Note that the size of the intermediate buffer determines the performance. The larger the size, the more savings for buffer to output image transfer, since each row is now larger. However, the buffer may not fit the cache. Thus, in practice, we choose the largest buffer size that sits nicely in the CPU cache.
We analyzed the performance of the algorithm of the invention on an Intel Pentium II 300 Mhz, 64 M.B. RAM, Canopus spectra 2500 (using nVidia TNT chip) running Microsoft's Windows 98. The color depth was 16 bits. We did not use DirectX and relied solely on Windows GDI calls.
We compared the performance of plain vanilla rendering and chunk rendering. Using plain vanilla rendering, we see that the cost to render a pixel increases with resolution due to cache misses. With chunk rendering, the cost remains relatively constant (FIG. 11). FIG. 12 shows the cost per pixel versus resolution.
The present invention provides a fast one-pass algorithm to project a cylindrical segment onto a viewing plane of a camera as it pitches and yaws. Implementing the algorithm on a cache-based CPU requires proper treatment on its memory access pattern, and chunk rendering was presented to handle this issue.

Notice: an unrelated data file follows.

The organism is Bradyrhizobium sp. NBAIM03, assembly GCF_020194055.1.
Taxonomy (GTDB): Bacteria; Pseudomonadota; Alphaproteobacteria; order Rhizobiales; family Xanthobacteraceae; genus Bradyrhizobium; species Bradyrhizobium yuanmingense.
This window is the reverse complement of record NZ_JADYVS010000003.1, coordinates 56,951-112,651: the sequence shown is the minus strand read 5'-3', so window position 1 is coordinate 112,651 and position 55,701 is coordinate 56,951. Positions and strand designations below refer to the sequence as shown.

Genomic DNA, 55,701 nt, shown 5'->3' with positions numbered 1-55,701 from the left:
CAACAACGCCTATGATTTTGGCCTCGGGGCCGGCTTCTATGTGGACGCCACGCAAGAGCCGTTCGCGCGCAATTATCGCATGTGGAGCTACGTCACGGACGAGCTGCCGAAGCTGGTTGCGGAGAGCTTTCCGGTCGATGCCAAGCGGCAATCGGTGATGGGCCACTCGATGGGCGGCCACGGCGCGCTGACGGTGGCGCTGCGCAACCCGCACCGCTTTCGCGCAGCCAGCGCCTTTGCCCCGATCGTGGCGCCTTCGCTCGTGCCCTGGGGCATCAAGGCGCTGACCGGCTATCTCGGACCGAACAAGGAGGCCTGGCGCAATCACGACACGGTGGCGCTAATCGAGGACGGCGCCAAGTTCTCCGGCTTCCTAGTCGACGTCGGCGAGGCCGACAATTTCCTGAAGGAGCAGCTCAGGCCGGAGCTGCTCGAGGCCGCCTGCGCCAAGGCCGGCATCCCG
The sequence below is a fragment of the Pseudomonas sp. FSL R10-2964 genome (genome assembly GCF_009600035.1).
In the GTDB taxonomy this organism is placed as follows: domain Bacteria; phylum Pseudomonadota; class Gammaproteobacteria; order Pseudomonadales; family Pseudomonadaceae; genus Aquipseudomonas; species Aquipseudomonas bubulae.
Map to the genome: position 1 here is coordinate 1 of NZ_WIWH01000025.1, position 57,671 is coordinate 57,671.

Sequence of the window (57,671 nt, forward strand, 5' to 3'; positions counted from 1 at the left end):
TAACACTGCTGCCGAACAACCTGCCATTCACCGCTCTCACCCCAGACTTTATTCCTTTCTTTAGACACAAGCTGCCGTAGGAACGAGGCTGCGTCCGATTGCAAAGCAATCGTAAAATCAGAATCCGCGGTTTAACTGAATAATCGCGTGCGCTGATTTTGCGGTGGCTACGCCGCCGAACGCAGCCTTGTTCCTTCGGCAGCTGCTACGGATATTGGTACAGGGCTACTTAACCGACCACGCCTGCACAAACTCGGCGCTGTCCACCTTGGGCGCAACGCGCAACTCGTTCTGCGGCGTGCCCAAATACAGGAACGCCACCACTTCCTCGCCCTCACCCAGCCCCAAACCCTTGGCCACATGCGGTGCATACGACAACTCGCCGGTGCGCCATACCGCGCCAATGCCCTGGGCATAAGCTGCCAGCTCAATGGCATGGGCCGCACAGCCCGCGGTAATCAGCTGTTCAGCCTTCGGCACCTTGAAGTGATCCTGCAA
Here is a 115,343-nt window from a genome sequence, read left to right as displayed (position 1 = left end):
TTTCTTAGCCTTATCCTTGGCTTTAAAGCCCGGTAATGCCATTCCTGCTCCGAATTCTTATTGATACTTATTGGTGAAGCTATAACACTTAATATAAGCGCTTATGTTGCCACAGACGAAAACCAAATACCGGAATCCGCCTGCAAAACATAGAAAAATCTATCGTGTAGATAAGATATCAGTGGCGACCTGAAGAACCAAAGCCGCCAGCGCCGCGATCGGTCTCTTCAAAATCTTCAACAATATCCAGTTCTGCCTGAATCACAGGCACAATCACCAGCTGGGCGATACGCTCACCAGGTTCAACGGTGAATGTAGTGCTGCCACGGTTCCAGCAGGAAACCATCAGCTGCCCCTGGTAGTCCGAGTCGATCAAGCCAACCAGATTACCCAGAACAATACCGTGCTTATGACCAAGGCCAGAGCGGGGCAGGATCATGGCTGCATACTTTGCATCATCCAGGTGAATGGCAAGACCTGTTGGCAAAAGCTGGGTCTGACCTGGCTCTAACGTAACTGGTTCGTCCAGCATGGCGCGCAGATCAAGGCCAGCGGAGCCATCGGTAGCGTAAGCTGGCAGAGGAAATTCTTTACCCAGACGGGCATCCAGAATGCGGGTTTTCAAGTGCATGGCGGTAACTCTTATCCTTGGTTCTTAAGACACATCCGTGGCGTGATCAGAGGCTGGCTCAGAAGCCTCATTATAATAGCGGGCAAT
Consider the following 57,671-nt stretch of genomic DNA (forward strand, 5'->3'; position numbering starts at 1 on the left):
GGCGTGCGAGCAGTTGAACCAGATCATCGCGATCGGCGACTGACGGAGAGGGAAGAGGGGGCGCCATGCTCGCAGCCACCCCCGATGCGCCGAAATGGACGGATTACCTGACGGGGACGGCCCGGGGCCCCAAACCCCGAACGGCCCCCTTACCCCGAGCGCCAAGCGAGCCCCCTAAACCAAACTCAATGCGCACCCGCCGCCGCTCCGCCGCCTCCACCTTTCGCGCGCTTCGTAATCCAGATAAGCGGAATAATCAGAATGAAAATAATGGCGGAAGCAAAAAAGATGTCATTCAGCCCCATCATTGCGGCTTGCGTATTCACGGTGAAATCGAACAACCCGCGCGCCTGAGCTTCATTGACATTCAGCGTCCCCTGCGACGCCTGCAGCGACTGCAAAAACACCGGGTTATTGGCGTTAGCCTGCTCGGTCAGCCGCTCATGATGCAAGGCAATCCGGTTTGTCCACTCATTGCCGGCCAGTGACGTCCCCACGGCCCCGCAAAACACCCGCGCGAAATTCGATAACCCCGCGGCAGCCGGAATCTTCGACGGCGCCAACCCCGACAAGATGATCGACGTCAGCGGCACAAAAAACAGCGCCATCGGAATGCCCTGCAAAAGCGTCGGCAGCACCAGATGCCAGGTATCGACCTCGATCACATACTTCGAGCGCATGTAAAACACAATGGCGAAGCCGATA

As will be understood by those of skill in the art, the above embodiments are merely illustrative of the invention, which is set forth in the following claims. The above description could be varied without departing from the scope of the invention. For example, other than linear interpolation could be used. Also, multiple arcs could be used. Accordingly, reference should be made to the following claims which set forth the scope of the invention.